Friday, January 31, 2014

Tracking Experiment

I've been blogging about the dearth of experiments into methods for tracking. It can be hard to do when there are big differences in costs and effectiveness among steps. But when at least some are close in cost, it's more difficult to assume that one order is better than another. I liked the paper by Koo and colleagues since it actually experimented with which service to use for searching and found a specific order that worked better.

I'm now working on a project that uses tracking. We decided to use different orderings of the steps with different groups. Not a perfect experiment, but the grouping are relatively homogenous so it won't be a huge step to infer from the results to a broader population. We'll have some results.... in a few months.

Friday, January 24, 2014

Tracking, Again

So I finished reading a large number of studies on tracking. One thing that I noticed, there is a general assumption that you should start with cheaper methods and go to more expensive. But that might not always be true. For instance, what if a cheap method almost never returns a result, while something more expensive produces more leads. I could imagine skipping the cheap step, or putting it after the expensive step.

In any event, it is really a sequence of steps that needs to be optimized. How to do this involves both the costs and the expected returns. But since each of those are only known conditionally upon whatever was done prior to the current step, we need experiments that vary the order of the steps to find out what the optimal step is going to be.

Saturday, January 18, 2014

Tracking Research: A Lack of Experimental Studies

I've been reading a number of papers on tracking (aka tracing or locating) of panel members in longitudinal research. Many of the papers are case studies, reporting on what particular studies did. Very few actually conduct experiments.

Survey methodologists have produced a few recent experimental papers. Research on HRS showed that higher incentives had persistent effects on response at later waves. McGonagle and colleagues looked at the effects of between-wave contact methods and incentives. Fumagelli and colleagues  also explore between wave contact methods.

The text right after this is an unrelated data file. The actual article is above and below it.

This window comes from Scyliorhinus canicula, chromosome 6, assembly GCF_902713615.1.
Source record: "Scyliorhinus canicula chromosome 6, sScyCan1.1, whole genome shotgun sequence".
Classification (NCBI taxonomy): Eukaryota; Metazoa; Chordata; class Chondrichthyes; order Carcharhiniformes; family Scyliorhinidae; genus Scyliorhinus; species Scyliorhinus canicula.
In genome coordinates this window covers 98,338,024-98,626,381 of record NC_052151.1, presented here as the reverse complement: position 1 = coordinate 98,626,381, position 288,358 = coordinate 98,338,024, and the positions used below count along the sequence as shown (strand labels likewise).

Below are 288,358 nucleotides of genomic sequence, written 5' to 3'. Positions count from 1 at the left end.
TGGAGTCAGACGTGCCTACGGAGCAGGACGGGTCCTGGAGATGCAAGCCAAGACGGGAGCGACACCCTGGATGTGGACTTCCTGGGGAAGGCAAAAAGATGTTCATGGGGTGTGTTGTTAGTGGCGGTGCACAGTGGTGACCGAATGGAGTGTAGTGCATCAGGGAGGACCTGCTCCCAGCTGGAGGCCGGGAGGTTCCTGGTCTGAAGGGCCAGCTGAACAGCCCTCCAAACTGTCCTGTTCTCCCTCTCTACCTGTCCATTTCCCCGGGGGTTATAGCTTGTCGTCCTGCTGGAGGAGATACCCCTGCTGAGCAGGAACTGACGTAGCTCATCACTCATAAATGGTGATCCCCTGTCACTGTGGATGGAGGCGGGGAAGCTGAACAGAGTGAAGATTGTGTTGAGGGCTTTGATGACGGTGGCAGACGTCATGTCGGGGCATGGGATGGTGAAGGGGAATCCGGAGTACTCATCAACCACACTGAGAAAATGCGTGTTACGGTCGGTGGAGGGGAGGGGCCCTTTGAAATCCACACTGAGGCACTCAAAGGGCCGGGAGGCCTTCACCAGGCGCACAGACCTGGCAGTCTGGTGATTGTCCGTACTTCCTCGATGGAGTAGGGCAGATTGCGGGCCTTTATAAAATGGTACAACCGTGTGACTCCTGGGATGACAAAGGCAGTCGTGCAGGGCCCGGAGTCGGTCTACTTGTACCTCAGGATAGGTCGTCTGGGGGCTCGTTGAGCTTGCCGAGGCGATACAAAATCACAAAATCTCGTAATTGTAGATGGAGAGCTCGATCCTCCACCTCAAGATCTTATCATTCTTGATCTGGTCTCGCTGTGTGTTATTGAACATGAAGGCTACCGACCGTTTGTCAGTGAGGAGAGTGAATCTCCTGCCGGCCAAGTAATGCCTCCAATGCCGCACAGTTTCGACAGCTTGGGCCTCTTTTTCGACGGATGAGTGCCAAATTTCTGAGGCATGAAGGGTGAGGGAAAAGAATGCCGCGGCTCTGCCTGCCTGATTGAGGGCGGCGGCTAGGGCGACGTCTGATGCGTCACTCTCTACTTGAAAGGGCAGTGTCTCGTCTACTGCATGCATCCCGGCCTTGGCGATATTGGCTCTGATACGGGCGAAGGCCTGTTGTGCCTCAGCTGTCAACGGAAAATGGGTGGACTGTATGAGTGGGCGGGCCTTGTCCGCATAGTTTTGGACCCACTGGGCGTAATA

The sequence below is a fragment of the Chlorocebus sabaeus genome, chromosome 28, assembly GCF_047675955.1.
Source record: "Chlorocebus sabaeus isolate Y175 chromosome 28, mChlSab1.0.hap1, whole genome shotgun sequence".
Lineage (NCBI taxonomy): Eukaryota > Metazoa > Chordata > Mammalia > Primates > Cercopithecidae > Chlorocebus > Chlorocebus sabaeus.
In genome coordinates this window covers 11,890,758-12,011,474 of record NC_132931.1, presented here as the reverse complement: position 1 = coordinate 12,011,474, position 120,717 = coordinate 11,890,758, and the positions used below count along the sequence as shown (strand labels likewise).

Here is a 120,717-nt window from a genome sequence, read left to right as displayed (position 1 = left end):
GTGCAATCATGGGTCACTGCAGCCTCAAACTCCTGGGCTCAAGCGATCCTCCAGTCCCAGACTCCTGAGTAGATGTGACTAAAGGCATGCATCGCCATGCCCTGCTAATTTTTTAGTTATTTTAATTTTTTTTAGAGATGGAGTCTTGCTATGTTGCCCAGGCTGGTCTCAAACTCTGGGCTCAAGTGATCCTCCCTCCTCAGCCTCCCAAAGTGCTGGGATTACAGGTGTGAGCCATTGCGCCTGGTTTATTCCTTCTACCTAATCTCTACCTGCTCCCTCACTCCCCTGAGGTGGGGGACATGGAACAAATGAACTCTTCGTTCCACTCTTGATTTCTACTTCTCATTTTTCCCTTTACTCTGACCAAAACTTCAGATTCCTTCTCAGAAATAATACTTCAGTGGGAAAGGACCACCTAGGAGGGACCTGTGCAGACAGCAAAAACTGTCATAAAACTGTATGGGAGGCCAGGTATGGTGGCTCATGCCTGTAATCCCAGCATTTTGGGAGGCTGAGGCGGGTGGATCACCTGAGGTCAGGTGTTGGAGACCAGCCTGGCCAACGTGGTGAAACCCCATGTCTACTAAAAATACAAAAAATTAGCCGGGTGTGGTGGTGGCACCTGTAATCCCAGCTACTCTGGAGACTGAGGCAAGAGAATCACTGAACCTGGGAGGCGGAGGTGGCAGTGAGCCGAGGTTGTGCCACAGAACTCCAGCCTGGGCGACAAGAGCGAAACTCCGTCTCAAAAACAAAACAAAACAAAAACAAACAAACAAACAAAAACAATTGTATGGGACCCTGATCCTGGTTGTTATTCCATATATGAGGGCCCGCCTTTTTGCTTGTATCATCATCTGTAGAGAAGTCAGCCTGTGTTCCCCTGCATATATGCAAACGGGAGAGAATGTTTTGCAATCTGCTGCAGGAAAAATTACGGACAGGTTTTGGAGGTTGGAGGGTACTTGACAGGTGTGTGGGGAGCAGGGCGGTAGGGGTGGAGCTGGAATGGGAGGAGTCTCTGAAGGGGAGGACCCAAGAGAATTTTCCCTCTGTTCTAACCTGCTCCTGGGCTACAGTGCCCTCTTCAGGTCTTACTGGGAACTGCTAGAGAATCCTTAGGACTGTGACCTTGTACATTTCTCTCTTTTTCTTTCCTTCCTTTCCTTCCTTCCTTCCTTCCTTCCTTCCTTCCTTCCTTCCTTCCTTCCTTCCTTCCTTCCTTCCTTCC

These experiments all involve contacting panel members. I found one interesting paper that actually experimented with the order of the steps in the tracking process. Usually, the order starts with the cheapest things to do and goes to the more expensive. If steps have a similar cost, then just choose an order. This paper by Koo et al actually randomized the order of the steps (two different websites). A haven't seen any other papers like this one. It's something that I think would be fun and useful with which to experiment.

Friday, January 10, 2014

Tracking Costs

As I mentioned in my last post, I have been reading an enormous number of papers on locating respondents in panel studies. One interesting thing that I have found is that tracking costs are often described in a manner different than I would have expected. I'm used to thinking of the costs of activities -- telephone calls, internet searches, face-to-face calls, etc. These activity costs can be summed up to total costs, and then averaged over number of cases located or number of cases interviewed.

I found a lot of papers reported costs as FTEs. This seemed a lot simpler. I found one review paper that summarized several other studies. They reported all the results as FTEs. This was nifty in that it was simple, and somewhat impervious to inflation and differences in pay rates -- so better than reporting dollar costs.

The downside is that the costs can't be rescaled when there are differences among panels in difficulty of being tracked. Some are more difficult and require more effort (calls, searches, etc.). It's difficult to revise an FTE-based estimate to account for these differences. An estimate based on effort, however, can be rescaled for expected changes in effort (not that it is easy to generate the right expectations about effort).

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